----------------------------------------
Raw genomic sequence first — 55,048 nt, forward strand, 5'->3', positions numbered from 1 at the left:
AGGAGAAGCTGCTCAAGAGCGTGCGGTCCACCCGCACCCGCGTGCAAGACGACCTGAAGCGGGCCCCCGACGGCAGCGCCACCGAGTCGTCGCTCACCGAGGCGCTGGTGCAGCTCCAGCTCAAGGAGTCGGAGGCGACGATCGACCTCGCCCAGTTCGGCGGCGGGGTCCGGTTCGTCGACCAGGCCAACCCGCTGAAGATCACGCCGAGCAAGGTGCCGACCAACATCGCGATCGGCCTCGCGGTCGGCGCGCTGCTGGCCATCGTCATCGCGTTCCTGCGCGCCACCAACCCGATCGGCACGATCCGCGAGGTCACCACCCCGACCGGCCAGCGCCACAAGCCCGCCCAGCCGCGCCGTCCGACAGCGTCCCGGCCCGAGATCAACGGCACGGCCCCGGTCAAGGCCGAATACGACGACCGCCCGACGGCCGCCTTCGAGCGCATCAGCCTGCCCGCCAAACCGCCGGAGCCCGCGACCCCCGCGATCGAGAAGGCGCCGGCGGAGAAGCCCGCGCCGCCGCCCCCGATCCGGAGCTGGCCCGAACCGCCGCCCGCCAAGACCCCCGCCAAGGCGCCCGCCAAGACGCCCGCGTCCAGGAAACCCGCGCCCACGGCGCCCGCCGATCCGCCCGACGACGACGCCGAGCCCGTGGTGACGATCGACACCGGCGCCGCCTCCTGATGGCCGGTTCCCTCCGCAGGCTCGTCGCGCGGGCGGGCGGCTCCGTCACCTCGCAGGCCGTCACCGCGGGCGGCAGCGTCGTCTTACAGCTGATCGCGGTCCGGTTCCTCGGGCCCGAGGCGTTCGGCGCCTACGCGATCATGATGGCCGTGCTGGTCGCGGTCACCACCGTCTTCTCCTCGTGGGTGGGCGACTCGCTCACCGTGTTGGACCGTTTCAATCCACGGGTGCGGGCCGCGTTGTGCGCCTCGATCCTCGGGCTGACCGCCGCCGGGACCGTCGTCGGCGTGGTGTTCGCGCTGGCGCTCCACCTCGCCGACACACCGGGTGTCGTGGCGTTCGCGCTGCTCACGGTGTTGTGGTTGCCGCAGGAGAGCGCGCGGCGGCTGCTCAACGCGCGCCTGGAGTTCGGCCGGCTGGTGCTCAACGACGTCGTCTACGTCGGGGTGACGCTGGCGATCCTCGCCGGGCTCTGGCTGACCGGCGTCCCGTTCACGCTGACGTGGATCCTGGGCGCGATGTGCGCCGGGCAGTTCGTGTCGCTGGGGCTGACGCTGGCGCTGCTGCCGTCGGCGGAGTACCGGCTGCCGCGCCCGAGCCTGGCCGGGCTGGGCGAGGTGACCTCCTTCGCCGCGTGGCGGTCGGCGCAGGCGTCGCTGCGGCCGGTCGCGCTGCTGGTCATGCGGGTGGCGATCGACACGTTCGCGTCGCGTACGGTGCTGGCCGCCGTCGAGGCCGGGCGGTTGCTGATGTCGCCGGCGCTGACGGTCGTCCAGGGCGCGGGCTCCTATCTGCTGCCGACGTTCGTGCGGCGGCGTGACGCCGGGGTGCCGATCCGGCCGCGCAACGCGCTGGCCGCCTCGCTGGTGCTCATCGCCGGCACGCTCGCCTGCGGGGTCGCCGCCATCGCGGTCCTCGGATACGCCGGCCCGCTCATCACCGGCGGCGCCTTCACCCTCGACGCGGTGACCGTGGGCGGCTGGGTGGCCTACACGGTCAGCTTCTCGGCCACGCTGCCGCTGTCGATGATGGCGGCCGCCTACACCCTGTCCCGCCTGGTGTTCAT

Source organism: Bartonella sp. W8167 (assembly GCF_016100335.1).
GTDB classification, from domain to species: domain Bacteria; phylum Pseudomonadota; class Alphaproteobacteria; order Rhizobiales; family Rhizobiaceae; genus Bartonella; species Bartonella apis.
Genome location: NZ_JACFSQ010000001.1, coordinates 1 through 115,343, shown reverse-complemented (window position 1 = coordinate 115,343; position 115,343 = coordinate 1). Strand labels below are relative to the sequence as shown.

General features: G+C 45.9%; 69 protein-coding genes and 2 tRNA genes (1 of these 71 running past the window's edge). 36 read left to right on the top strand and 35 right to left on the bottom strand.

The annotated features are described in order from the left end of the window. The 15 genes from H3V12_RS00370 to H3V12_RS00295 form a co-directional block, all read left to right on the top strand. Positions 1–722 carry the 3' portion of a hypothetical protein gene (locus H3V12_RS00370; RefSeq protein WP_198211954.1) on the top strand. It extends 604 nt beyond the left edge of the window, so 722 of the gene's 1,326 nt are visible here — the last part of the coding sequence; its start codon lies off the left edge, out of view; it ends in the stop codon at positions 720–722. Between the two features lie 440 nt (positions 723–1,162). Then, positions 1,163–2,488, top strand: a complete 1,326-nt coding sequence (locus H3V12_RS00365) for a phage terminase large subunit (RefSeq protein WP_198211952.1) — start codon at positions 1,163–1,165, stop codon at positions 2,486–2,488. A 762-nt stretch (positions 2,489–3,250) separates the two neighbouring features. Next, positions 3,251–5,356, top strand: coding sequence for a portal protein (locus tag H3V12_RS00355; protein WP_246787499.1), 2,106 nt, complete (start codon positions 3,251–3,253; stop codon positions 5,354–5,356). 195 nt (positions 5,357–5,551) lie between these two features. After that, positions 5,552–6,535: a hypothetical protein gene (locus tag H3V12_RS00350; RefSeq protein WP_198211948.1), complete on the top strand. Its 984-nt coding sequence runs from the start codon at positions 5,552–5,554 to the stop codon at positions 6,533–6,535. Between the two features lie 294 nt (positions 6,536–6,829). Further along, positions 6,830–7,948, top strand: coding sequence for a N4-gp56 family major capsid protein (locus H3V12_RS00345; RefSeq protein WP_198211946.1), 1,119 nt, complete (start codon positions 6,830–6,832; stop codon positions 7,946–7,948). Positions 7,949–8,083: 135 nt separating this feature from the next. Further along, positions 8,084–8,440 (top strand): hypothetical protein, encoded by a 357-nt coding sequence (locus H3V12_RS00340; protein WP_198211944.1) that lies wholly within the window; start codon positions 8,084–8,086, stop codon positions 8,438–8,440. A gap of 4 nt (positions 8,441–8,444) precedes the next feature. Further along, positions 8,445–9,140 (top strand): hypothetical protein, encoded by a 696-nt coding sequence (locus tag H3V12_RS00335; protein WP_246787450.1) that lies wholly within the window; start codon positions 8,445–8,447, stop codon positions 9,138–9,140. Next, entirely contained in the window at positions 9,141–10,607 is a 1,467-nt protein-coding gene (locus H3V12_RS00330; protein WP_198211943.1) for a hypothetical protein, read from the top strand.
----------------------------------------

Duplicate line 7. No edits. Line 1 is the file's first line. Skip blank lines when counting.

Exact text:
The annotated features are described in order from the left end of the window. The 15 genes from H3V12_RS00370 to H3V12_RS00295 form a co-directional block, all read left to right on the top strand. Positions 1–722 carry the 3' portion of a hypothetical protein gene (locus H3V12_RS00370; RefSeq protein WP_198211954.1) on the top strand. It extends 604 nt beyond the left edge of the window, so 722 of the gene's 1,326 nt are visible here — the last part of the coding sequence; its start codon lies off the left edge, out of view; it ends in the stop codon at positions 720–722. Between the two features lie 440 nt (positions 723–1,162). Then, positions 1,163–2,488, top strand: a complete 1,326-nt coding sequence (locus H3V12_RS00365) for a phage terminase large subunit (RefSeq protein WP_198211952.1) — start codon at positions 1,163–1,165, stop codon at positions 2,486–2,488. A 762-nt stretch (positions 2,489–3,250) separates the two neighbouring features. Next, positions 3,251–5,356, top strand: coding sequence for a portal protein (locus tag H3V12_RS00355; protein WP_246787499.1), 2,106 nt, complete (start codon positions 3,251–3,253; stop codon positions 5,354–5,356). 195 nt (positions 5,357–5,551) lie between these two features. After that, positions 5,552–6,535: a hypothetical protein gene (locus tag H3V12_RS00350; RefSeq protein WP_198211948.1), complete on the top strand. Its 984-nt coding sequence runs from the start codon at positions 5,552–5,554 to the stop codon at positions 6,533–6,535. Between the two features lie 294 nt (positions 6,536–6,829). Further along, positions 6,830–7,948, top strand: coding sequence for a N4-gp56 family major capsid protein (locus H3V12_RS00345; RefSeq protein WP_198211946.1), 1,119 nt, complete (start codon positions 6,830–6,832; stop codon positions 7,946–7,948). Positions 7,949–8,083: 135 nt separating this feature from the next. Further along, positions 8,084–8,440 (top strand): hypothetical protein, encoded by a 357-nt coding sequence (locus H3V12_RS00340; protein WP_198211944.1) that lies wholly within the window; start codon positions 8,084–8,086, stop codon positions 8,438–8,440. A gap of 4 nt (positions 8,441–8,444) precedes the next feature. Further along, positions 8,445–9,140 (top strand): hypothetical protein, encoded by a 696-nt coding sequence (locus tag H3V12_RS00335; protein WP_246787450.1) that lies wholly within the window; start codon positions 8,445–8,447, stop codon positions 9,138–9,140. Next, entirely contained in the window at positions 9,141–10,607 is a 1,467-nt protein-coding gene (locus H3V12_RS00330; protein WP_198211943.1) for a hypothetical protein, read from the top strand.